La Freak Smut Cinema

Article posted by Afterglow on

Sometimes it’s exciting not to know what you’re getting yourself into. Sometimes it’s fun not to know what to expect. Such was the case on Thursday, when Afterglow rocked up to La Freak Smut Cinema.

We arrived at the venue – the top floor of The Macbeth in Hoxton – and were greeted, milled around, bought reasonably priced drinks, and then selected a quiet table at the back, in a darkened corner. The room was subtly decorated with sexual appetisers: a male mannequin in a collar there, a bra over a lamp there. The room was spacious; the organisers had not simply packed as many folding chairs into the room as possible to secure the most tickets they could. There were sofas, stools, armchairs, tables – it felt… exclusive. Not busy, exclusive. Like we were part of something new, and feminine, and positive. We weren’t there for the décor though.

Ostensibly, La Freak is a kind of classy porn show. In practice, it’s more than that. It’s a room full of interesting people talking, drinking, laughing and watching a kind of semi-pornographic video montage created and organised by two very lovely young women who made us all very welcome and seemed to really enjoy putting on the show.

We should be clear at this point: we only had a vague conceptualisation of what we were in for. When the lights went down and the first film segment started, a familiar phrase was projected onto the big screen in front of us: “the difference between pornography and erotica is lighting”. We whispered to each other about how common it was these days to take any porn scene, make it black and white, and it somehow seems classier. It’s perhaps fair to update the phrase to, “the difference between pornography and erotica is a black and white grainy filter and false vignette effect”. Not quite as catchy, perhaps.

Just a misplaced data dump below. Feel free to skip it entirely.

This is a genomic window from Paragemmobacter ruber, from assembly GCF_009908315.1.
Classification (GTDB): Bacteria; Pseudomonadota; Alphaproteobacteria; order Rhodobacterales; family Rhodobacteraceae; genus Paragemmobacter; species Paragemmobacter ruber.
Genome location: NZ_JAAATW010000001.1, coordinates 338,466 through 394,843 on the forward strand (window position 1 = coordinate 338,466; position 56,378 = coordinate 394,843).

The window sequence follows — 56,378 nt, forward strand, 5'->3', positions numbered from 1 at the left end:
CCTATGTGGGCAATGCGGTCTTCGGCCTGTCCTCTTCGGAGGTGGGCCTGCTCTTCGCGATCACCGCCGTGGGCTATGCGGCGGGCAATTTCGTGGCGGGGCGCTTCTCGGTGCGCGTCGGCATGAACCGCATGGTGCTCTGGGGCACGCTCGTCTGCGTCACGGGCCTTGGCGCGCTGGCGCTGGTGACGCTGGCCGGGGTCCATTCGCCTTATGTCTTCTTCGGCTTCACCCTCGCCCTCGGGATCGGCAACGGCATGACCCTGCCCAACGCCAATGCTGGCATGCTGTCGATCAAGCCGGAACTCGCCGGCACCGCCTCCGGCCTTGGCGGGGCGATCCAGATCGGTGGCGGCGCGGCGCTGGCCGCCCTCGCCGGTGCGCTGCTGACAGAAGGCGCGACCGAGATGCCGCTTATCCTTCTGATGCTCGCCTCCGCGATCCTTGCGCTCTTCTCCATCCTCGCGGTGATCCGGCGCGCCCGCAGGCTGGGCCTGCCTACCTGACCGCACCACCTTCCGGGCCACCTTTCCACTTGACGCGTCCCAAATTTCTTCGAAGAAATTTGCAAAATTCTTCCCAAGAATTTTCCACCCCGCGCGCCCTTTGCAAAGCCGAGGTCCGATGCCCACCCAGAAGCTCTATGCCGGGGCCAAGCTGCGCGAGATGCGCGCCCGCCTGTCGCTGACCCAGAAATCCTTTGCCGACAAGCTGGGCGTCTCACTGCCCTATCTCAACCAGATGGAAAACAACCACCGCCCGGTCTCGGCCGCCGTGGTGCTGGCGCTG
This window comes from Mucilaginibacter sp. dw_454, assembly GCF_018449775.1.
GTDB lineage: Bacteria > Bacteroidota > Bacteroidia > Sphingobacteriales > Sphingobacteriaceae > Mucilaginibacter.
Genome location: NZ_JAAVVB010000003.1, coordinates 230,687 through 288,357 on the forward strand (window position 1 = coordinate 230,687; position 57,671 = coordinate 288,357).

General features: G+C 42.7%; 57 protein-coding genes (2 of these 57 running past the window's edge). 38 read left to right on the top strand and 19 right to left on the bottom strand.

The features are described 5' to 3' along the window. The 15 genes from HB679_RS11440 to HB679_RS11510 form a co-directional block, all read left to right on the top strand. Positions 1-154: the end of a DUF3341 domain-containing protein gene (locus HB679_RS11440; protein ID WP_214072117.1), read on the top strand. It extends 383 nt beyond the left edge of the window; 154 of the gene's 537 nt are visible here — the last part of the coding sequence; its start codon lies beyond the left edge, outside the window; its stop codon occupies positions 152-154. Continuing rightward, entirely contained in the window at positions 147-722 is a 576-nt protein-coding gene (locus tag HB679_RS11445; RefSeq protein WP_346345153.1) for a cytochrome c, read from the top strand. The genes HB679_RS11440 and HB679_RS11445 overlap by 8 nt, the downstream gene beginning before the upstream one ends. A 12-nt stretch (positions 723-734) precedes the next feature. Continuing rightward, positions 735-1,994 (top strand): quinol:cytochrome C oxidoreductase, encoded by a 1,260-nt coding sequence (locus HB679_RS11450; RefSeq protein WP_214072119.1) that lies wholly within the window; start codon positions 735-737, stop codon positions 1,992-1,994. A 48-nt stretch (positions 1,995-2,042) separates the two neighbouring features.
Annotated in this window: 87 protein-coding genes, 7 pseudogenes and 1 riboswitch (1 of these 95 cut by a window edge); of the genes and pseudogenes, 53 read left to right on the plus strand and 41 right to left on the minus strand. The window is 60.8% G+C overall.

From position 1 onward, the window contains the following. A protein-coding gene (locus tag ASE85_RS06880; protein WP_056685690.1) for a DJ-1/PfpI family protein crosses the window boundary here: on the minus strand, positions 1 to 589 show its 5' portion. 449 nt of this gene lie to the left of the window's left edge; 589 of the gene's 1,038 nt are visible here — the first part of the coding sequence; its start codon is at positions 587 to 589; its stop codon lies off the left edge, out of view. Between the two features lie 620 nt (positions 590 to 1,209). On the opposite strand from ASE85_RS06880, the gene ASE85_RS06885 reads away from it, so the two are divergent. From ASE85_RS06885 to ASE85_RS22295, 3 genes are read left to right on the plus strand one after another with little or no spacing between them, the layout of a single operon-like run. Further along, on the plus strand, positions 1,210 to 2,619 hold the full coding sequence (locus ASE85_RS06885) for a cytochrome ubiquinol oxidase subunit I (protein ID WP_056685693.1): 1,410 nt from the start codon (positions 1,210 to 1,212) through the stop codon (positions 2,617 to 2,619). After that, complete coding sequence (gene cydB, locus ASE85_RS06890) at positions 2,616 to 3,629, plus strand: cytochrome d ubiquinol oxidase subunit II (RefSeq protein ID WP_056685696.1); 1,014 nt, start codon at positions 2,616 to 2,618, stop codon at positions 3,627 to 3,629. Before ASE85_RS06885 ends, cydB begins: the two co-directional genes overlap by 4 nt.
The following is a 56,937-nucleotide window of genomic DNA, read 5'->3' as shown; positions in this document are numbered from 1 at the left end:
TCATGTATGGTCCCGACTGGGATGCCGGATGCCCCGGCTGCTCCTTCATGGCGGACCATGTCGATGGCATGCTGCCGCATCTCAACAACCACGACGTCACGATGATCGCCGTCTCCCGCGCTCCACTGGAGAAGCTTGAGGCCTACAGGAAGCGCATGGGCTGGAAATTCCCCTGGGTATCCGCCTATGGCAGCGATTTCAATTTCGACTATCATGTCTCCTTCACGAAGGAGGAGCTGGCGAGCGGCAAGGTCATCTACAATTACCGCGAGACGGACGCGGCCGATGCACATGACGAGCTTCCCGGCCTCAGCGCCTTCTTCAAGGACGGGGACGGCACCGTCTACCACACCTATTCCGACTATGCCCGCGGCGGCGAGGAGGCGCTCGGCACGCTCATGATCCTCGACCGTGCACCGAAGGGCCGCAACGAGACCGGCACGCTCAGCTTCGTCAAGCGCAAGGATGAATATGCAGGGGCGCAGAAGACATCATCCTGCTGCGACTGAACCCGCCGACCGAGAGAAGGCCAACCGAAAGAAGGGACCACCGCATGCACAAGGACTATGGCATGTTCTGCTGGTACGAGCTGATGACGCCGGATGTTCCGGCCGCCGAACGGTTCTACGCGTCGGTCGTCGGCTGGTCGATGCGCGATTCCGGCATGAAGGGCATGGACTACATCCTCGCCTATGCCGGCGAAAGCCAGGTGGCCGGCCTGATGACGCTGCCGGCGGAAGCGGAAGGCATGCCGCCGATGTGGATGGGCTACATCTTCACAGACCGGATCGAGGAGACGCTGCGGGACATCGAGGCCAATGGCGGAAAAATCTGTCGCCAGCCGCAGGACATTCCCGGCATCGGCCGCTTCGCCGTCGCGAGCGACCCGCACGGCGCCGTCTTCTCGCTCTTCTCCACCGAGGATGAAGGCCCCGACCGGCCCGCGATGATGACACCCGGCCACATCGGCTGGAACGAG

We won’t go into detail about the content itself – we’ll simply summarise it as a series of quite cool semi-hardcore porn compilations set to quite cool music. The content, then, was quite cool. (If you’d like to read about what we actually saw, read this review).

Instead, we’d like to talk about something slightly more conceptual: what the event represented. The clips and montages selected were pretty varied, and they weren’t designed for the kind of viewer who might frequent a conventional porn cinema. They were pretty elegant, some funny, some imaginative, some relatively standard. They were not designed for hairy-palmed, back-alley, mac-wearers. They had something more than that to offer, and if anything else, the fact that the event was full proved that there are young Londoners like us who want to go and watch such things, and talk about such things, in the presence of approachable and intelligent strangers who are also keen to watch and talk.

 

La Freak Smut Cinema, then, is a good idea. It’s like analysing sex, but without losing the magic – and that’s a hard thing to do.


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